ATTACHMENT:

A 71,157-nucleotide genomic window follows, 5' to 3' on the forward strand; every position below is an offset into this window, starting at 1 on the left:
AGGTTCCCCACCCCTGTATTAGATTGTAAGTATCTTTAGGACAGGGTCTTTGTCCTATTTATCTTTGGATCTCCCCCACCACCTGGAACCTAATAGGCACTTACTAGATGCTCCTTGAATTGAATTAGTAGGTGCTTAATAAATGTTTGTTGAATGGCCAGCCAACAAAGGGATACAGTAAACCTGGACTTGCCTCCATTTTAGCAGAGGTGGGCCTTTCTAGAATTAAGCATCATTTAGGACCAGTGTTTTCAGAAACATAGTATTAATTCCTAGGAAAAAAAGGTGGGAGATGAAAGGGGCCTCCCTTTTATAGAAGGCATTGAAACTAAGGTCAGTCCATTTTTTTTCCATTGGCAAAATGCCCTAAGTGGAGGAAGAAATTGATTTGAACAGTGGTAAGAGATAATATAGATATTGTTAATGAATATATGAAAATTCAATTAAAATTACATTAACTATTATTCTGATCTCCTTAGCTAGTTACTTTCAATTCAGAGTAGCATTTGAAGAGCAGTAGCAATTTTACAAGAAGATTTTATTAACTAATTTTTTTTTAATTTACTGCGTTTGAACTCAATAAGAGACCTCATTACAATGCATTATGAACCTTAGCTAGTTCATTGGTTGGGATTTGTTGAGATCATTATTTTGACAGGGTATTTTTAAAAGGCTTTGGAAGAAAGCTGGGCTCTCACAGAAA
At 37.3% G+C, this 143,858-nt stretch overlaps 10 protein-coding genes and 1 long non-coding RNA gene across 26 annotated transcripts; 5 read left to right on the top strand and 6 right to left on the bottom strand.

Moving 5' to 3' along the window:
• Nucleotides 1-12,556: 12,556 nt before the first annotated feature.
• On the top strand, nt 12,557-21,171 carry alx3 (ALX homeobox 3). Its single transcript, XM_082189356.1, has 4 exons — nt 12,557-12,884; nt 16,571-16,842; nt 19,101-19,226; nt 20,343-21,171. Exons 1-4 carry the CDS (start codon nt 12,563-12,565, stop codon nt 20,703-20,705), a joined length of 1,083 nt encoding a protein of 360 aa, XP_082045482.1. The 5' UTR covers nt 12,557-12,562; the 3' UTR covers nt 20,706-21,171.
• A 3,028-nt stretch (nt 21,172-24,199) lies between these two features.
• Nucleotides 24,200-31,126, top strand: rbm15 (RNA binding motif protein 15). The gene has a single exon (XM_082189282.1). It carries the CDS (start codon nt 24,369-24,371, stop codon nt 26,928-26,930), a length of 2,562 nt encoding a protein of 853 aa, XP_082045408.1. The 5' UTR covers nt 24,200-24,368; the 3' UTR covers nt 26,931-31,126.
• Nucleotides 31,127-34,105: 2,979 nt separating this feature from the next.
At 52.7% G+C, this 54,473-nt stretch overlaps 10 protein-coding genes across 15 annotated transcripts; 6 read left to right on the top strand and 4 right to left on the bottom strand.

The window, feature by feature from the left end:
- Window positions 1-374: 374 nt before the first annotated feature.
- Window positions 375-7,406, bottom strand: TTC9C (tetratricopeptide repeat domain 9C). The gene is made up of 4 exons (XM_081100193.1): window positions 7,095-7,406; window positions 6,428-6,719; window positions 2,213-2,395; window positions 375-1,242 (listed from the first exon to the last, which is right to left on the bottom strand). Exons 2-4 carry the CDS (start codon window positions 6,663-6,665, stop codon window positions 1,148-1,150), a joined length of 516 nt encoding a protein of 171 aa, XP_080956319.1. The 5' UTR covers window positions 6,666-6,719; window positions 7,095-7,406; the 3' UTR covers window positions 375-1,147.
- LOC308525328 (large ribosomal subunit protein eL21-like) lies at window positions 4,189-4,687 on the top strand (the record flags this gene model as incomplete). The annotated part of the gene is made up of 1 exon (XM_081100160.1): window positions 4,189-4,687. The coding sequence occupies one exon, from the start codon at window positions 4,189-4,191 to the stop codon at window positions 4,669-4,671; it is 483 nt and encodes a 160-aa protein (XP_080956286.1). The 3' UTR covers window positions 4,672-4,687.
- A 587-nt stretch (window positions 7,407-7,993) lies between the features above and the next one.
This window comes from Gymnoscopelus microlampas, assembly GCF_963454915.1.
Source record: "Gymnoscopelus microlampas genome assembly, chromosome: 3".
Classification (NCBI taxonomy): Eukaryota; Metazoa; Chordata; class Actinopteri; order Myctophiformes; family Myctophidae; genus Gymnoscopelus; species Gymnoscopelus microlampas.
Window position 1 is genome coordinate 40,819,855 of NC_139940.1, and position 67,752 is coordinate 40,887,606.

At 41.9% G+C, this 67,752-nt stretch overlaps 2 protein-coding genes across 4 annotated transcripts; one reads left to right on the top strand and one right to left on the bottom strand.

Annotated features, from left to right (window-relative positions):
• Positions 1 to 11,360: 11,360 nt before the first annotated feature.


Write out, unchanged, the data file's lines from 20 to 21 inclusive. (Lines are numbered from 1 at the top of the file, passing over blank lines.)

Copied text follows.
At 41.9% G+C, this 67,752-nt stretch overlaps 2 protein-coding genes across 4 annotated transcripts; one reads left to right on the top strand and one right to left on the bottom strand.

Annotated features, from left to right (window-relative positions):